Can Facebook users check if their accounts have been hacked by commenting "@[4.0]" on posts?

  • Published 8 September 2015

In September 2015, a rumor started circulating via Facebook that users of the social network could check to see if their accounts had been hacked by commenting “@[4:0]” on photographs. If the code turned into the name “Mark Zuckerberg” when posted, that supposedly meant the posting account had not been compromised:

While typing @[4:0] on Facebook will often result in Mark Zuckerberg’s name appearing (results vary depending on operating system), this is not the result of a Facebook security check. This trick has more to do with code, Facebook’s mention system, and Mark Zuckerberg’s site ID than it does with hacking.

In 2011, after a similar trick (explaining how a long string of numbers followed by the @ symbol could turn into the words “I’m Gay”) went viral, Today.com reporter Rosa Golijan explained that the numbers following the “at” (@) symbol simply corresponded to the ID number of a particular Facebook user or Facebook page:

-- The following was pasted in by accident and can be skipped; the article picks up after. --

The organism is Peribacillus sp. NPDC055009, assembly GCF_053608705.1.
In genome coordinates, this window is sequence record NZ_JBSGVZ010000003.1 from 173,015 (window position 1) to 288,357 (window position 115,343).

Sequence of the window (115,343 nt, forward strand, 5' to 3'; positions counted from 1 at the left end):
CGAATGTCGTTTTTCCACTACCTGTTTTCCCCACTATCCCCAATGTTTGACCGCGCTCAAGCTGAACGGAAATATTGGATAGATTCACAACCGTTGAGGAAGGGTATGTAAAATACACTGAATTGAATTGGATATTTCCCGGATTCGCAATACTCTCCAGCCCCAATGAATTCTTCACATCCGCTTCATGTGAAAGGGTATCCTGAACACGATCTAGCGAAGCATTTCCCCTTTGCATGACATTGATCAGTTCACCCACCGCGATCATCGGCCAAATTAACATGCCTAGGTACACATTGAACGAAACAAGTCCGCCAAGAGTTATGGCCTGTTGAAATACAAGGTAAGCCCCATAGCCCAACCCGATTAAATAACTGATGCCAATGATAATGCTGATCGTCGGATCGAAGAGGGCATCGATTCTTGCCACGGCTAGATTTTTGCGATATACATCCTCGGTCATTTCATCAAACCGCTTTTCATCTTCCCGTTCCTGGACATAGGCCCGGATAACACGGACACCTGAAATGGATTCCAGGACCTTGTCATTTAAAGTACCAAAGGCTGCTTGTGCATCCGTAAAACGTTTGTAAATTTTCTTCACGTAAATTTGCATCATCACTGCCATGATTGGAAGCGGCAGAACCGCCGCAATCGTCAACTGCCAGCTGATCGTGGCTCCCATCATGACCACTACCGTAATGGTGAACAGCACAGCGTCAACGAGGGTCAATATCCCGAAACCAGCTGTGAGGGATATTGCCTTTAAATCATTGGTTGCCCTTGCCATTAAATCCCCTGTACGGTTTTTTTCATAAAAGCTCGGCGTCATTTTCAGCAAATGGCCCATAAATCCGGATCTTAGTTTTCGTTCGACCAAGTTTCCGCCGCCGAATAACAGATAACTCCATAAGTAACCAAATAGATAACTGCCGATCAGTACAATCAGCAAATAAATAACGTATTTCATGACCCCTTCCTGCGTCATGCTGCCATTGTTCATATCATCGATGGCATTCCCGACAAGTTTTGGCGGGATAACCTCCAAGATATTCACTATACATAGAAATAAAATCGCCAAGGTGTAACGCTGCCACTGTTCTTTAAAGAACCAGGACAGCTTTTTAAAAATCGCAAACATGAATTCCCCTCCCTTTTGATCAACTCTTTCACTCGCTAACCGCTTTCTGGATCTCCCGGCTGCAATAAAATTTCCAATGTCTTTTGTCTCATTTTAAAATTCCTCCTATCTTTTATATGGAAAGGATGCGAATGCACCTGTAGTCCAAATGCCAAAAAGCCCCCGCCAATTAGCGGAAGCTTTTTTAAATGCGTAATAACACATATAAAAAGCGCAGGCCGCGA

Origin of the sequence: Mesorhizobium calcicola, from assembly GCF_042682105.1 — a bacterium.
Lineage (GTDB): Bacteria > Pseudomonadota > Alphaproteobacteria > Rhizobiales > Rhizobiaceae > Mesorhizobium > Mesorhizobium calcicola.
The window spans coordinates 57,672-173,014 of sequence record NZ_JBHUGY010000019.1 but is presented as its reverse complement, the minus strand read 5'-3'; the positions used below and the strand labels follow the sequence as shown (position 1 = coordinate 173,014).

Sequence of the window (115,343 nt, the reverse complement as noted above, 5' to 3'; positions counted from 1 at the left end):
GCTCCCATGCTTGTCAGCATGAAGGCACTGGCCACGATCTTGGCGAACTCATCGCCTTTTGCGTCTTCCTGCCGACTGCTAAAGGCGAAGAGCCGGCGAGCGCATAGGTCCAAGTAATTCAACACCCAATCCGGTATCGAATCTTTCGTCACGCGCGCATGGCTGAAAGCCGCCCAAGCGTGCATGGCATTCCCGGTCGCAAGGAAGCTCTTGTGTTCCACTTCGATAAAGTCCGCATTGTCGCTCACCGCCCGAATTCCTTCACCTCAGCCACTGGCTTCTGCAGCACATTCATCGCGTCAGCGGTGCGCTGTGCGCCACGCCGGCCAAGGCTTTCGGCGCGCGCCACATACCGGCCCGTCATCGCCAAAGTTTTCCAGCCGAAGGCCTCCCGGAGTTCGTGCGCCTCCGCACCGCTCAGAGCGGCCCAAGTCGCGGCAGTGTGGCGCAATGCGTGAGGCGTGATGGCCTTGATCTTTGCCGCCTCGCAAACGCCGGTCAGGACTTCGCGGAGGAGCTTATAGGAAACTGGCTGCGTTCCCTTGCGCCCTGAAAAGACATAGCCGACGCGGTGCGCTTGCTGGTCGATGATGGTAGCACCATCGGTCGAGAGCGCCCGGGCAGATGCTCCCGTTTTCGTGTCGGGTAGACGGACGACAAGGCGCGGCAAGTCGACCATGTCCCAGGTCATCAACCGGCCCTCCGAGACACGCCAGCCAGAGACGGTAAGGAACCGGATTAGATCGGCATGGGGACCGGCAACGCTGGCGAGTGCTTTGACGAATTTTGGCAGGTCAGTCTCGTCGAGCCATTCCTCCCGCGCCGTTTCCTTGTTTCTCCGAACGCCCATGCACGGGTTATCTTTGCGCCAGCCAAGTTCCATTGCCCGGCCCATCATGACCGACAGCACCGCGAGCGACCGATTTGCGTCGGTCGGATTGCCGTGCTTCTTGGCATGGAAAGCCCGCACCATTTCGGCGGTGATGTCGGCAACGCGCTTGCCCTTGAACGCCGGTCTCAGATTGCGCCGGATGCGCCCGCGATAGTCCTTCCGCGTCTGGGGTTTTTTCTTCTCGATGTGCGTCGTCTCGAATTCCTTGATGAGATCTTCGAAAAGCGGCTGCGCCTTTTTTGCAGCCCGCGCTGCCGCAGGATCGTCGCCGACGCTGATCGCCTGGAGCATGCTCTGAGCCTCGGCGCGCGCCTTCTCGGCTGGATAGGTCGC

The “@” symbol and surrounding brackets instruct Facebook to convert the ID number into the page’s title in a comment or Wall post.

In this case, since Facebook founder and CEO Mark Zuckerberg’s Facebook ID number is 4, the “4:0” corresponds to his account and is replaced with his name when inserted into a Facebook post.

Since 1994
A Word to Our Loyal Readers

Support Snopes and make a difference for readers everywhere.

  • David Mikkelson
  • Doreen Marchionni
  • David Emery
  • Bond Huberman
  • Jordan Liles
  • Alex Kasprak
  • Dan Evon
  • Dan MacGuill
  • Bethania Palma
  • Liz Donaldson
  • Vinny Green
  • Ryan Miller
  • Chris Reilly
  • Chad Ort
  • Elyssa Young

Most Snopes assignments begin when readers ask us, “Is this true?” Those tips launch our fact-checkers on sprints across a vast range of political, scientific, legal, historical, and visual information. We investigate as thoroughly and quickly as possible and relay what we learn. Then another question arrives, and the race starts again.

We do this work every day at no cost to you, but it is far from free to produce, and we cannot afford to slow down. To ensure Snopes endures — and grows to serve more readers — we need a different kind of tip: We need your financial support.

Support Snopes so we continue to pursue the facts — for you and anyone searching for answers.

Team Snopes